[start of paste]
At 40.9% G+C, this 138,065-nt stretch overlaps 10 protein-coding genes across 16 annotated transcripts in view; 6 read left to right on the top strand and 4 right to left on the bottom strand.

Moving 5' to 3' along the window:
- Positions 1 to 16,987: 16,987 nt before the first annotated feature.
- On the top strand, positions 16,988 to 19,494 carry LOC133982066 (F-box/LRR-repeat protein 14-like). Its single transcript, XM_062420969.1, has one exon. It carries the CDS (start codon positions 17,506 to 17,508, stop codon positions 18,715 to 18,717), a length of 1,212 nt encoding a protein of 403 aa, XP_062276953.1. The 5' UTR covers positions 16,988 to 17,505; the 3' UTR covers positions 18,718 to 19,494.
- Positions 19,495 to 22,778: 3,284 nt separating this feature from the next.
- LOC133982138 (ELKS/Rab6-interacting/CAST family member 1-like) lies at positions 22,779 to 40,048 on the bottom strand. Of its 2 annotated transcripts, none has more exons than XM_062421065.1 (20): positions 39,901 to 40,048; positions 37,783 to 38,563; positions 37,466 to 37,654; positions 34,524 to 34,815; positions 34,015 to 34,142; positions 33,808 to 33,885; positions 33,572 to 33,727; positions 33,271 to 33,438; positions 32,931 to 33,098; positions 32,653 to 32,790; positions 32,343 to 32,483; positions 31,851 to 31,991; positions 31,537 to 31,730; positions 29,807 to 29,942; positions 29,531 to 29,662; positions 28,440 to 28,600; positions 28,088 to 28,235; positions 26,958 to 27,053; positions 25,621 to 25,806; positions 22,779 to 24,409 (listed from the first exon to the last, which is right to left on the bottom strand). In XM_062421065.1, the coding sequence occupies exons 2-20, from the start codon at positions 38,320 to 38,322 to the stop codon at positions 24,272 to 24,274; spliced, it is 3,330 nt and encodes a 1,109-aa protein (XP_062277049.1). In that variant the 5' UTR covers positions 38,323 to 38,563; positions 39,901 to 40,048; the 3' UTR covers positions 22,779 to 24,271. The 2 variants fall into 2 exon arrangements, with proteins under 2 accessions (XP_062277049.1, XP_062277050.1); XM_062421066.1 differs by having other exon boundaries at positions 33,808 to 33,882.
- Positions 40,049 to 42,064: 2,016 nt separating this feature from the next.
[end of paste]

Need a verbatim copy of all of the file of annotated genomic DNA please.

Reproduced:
At 40.9% G+C, this 138,065-nt stretch overlaps 10 protein-coding genes across 16 annotated transcripts in view; 6 read left to right on the top strand and 4 right to left on the bottom strand.

Moving 5' to 3' along the window:
- Positions 1 to 16,987: 16,987 nt before the first annotated feature.
- On the top strand, positions 16,988 to 19,494 carry LOC133982066 (F-box/LRR-repeat protein 14-like). Its single transcript, XM_062420969.1, has one exon. It carries the CDS (start codon positions 17,506 to 17,508, stop codon positions 18,715 to 18,717), a length of 1,212 nt encoding a protein of 403 aa, XP_062276953.1. The 5' UTR covers positions 16,988 to 17,505; the 3' UTR covers positions 18,718 to 19,494.
- Positions 19,495 to 22,778: 3,284 nt separating this feature from the next.
- LOC133982138 (ELKS/Rab6-interacting/CAST family member 1-like) lies at positions 22,779 to 40,048 on the bottom strand. Of its 2 annotated transcripts, none has more exons than XM_062421065.1 (20): positions 39,901 to 40,048; positions 37,783 to 38,563; positions 37,466 to 37,654; positions 34,524 to 34,815; positions 34,015 to 34,142; positions 33,808 to 33,885; positions 33,572 to 33,727; positions 33,271 to 33,438; positions 32,931 to 33,098; positions 32,653 to 32,790; positions 32,343 to 32,483; positions 31,851 to 31,991; positions 31,537 to 31,730; positions 29,807 to 29,942; positions 29,531 to 29,662; positions 28,440 to 28,600; positions 28,088 to 28,235; positions 26,958 to 27,053; positions 25,621 to 25,806; positions 22,779 to 24,409 (listed from the first exon to the last, which is right to left on the bottom strand). In XM_062421065.1, the coding sequence occupies exons 2-20, from the start codon at positions 38,320 to 38,322 to the stop codon at positions 24,272 to 24,274; spliced, it is 3,330 nt and encodes a 1,109-aa protein (XP_062277049.1). In that variant the 5' UTR covers positions 38,323 to 38,563; positions 39,901 to 40,048; the 3' UTR covers positions 22,779 to 24,271. The 2 variants fall into 2 exon arrangements, with proteins under 2 accessions (XP_062277049.1, XP_062277050.1); XM_062421066.1 differs by having other exon boundaries at positions 33,808 to 33,882.
- Positions 40,049 to 42,064: 2,016 nt separating this feature from the next.